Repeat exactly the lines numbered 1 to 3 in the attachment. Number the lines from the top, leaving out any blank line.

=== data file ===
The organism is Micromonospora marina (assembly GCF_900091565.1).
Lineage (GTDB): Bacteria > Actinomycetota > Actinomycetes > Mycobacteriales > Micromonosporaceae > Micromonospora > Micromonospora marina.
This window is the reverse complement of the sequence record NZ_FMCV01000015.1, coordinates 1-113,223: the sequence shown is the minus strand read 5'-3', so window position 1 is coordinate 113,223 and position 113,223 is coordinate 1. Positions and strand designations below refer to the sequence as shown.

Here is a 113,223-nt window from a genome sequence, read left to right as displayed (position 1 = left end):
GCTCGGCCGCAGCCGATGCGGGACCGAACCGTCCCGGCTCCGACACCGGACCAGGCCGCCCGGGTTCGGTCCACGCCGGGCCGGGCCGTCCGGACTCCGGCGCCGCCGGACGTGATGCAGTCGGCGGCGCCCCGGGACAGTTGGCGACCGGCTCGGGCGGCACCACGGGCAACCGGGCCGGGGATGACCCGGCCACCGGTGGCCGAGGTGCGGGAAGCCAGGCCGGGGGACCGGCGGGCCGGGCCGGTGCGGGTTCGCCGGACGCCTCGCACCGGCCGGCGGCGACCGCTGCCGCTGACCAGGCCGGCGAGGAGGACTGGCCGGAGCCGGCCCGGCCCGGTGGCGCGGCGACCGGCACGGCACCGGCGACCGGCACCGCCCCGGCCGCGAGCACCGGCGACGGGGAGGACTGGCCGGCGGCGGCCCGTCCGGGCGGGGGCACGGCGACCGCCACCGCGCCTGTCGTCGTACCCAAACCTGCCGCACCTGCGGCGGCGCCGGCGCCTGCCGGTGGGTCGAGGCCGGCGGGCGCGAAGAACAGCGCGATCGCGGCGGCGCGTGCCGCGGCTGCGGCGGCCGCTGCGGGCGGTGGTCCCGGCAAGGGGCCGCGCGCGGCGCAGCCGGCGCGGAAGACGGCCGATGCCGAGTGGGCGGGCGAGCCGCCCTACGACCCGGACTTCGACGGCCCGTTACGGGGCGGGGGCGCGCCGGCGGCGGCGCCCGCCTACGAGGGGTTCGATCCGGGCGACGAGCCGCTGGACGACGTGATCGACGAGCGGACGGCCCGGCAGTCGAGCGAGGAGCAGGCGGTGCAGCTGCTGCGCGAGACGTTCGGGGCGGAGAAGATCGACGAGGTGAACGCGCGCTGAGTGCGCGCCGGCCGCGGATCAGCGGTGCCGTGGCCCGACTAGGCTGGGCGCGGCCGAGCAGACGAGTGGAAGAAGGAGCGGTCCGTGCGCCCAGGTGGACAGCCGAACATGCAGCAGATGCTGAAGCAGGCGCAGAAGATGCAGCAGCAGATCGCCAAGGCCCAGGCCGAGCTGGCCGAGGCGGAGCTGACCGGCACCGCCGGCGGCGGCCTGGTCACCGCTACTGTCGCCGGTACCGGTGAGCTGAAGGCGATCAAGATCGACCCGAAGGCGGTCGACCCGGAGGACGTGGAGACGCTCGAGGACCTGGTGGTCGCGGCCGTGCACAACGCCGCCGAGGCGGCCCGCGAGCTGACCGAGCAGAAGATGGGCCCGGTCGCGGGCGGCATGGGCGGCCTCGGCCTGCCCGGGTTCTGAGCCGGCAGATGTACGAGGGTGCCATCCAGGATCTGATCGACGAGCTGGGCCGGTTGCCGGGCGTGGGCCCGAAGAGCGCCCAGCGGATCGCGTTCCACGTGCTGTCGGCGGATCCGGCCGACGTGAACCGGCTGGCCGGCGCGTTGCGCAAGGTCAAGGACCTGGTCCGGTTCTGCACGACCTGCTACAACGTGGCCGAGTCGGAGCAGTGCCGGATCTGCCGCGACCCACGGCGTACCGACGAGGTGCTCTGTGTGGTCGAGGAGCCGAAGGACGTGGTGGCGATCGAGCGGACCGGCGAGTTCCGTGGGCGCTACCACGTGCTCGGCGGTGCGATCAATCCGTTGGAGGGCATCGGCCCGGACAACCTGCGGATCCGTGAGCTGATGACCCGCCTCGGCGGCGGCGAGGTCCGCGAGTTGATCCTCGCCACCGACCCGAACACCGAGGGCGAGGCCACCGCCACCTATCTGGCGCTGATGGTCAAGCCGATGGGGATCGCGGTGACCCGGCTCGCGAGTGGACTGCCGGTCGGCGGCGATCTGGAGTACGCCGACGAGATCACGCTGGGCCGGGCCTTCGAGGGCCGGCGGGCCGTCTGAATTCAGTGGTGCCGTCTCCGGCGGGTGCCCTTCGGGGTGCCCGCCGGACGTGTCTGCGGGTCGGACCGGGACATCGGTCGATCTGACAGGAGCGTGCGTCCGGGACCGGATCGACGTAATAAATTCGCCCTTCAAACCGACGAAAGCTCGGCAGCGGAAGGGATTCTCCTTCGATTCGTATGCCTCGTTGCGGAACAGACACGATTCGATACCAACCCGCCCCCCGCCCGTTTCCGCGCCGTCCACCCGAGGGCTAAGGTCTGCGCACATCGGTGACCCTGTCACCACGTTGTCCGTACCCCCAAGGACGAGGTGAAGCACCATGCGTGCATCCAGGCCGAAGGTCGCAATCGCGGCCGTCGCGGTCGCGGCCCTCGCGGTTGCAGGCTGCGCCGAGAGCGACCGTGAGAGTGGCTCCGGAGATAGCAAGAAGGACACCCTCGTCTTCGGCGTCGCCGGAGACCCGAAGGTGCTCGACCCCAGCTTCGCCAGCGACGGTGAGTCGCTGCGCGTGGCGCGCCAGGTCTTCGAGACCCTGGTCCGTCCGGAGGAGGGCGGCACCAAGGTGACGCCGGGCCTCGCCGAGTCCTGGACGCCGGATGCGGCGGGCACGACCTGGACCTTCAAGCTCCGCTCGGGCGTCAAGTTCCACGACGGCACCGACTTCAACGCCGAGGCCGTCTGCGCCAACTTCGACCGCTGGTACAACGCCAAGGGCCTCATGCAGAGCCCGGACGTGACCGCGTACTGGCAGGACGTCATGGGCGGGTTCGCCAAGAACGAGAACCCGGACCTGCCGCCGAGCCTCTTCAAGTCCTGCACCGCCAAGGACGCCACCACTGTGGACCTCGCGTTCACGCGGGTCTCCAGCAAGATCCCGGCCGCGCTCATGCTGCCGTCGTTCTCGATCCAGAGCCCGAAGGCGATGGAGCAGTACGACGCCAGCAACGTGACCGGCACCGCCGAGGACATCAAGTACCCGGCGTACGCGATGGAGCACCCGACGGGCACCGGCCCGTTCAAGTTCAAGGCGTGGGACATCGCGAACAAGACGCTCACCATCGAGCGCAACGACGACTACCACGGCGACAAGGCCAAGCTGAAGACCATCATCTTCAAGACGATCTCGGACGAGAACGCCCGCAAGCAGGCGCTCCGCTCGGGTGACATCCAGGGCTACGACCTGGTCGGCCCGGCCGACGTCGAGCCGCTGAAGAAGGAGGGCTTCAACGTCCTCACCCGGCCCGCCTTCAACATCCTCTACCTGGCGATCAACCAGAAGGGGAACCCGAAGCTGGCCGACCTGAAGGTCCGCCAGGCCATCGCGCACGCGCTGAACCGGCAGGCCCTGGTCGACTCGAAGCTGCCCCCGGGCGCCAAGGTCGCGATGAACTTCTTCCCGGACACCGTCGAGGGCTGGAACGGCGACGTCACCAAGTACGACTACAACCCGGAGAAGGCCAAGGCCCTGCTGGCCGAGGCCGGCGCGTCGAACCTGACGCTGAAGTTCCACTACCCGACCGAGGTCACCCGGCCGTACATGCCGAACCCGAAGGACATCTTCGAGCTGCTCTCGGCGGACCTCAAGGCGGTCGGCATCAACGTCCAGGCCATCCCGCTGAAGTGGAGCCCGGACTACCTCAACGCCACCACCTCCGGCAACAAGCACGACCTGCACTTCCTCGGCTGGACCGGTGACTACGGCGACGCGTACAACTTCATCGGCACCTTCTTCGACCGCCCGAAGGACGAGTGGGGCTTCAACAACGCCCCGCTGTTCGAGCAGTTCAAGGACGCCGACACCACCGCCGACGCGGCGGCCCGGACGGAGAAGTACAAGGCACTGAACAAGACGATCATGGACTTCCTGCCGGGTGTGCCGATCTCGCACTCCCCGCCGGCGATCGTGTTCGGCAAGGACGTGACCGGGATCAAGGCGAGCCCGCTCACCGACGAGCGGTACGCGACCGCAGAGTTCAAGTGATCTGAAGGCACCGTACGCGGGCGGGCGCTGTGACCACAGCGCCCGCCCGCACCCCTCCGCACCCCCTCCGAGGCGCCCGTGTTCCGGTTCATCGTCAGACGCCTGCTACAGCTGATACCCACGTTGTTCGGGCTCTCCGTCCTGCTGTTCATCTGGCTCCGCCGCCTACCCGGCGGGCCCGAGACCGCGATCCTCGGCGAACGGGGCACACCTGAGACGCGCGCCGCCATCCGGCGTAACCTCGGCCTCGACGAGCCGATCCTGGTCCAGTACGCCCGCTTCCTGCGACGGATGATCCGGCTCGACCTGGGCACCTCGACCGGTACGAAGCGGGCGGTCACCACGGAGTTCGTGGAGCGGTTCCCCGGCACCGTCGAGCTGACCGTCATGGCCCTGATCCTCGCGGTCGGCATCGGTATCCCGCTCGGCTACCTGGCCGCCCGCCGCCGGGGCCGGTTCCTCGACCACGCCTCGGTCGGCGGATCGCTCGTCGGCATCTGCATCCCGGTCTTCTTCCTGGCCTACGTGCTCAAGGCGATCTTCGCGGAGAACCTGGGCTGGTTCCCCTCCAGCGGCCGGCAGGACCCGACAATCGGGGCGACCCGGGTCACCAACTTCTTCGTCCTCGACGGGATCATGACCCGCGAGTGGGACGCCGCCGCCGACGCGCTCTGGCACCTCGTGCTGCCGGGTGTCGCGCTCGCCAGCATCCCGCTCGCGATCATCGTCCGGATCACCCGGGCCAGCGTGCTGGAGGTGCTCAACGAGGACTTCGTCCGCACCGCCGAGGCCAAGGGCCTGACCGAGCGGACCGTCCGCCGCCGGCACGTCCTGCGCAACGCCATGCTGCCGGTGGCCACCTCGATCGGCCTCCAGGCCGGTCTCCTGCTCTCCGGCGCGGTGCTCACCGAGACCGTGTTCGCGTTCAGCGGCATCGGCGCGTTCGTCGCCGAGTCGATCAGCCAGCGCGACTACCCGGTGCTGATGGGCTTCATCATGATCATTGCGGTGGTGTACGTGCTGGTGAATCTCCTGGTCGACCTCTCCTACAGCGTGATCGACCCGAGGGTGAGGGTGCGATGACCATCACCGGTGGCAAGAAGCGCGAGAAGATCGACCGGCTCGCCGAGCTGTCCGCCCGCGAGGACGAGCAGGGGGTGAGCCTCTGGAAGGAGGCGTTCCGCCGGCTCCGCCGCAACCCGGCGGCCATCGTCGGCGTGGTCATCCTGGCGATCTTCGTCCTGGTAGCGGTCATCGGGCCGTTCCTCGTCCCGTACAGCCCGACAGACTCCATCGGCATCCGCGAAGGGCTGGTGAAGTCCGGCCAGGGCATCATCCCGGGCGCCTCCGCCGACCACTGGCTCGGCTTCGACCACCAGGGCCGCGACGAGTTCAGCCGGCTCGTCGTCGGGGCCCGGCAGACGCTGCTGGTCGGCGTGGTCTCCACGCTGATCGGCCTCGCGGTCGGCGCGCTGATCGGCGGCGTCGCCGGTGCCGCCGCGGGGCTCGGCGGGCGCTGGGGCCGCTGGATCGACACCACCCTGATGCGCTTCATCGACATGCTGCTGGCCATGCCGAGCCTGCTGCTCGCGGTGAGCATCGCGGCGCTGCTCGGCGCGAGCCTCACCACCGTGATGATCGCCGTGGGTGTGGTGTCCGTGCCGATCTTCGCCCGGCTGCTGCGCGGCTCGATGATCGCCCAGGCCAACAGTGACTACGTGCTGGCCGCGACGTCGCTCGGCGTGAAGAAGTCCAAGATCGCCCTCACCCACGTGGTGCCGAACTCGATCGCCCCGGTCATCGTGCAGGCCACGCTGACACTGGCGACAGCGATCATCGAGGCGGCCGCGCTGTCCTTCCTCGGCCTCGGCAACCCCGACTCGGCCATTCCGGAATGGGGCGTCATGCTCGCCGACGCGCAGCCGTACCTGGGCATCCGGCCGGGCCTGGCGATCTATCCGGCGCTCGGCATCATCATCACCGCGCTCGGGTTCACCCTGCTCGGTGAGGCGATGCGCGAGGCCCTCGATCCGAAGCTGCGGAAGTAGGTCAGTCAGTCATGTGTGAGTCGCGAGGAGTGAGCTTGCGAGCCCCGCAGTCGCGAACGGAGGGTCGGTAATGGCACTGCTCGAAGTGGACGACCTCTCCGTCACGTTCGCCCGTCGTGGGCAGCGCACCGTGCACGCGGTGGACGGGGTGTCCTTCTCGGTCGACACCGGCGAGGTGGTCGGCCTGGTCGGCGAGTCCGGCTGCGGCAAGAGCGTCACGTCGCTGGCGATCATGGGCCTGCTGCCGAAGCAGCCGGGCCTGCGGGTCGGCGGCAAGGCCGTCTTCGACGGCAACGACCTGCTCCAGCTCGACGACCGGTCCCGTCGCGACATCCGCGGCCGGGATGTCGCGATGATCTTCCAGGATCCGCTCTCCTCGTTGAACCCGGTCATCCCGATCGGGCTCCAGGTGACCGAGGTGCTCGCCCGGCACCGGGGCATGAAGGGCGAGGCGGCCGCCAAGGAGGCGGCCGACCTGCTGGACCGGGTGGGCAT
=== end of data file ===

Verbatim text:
The organism is Micromonospora marina (assembly GCF_900091565.1).
Lineage (GTDB): Bacteria > Actinomycetota > Actinomycetes > Mycobacteriales > Micromonosporaceae > Micromonospora > Micromonospora marina.
This window is the reverse complement of the sequence record NZ_FMCV01000015.1, coordinates 1-113,223: the sequence shown is the minus strand read 5'-3', so window position 1 is coordinate 113,223 and position 113,223 is coordinate 1. Positions and strand designations below refer to the sequence as shown.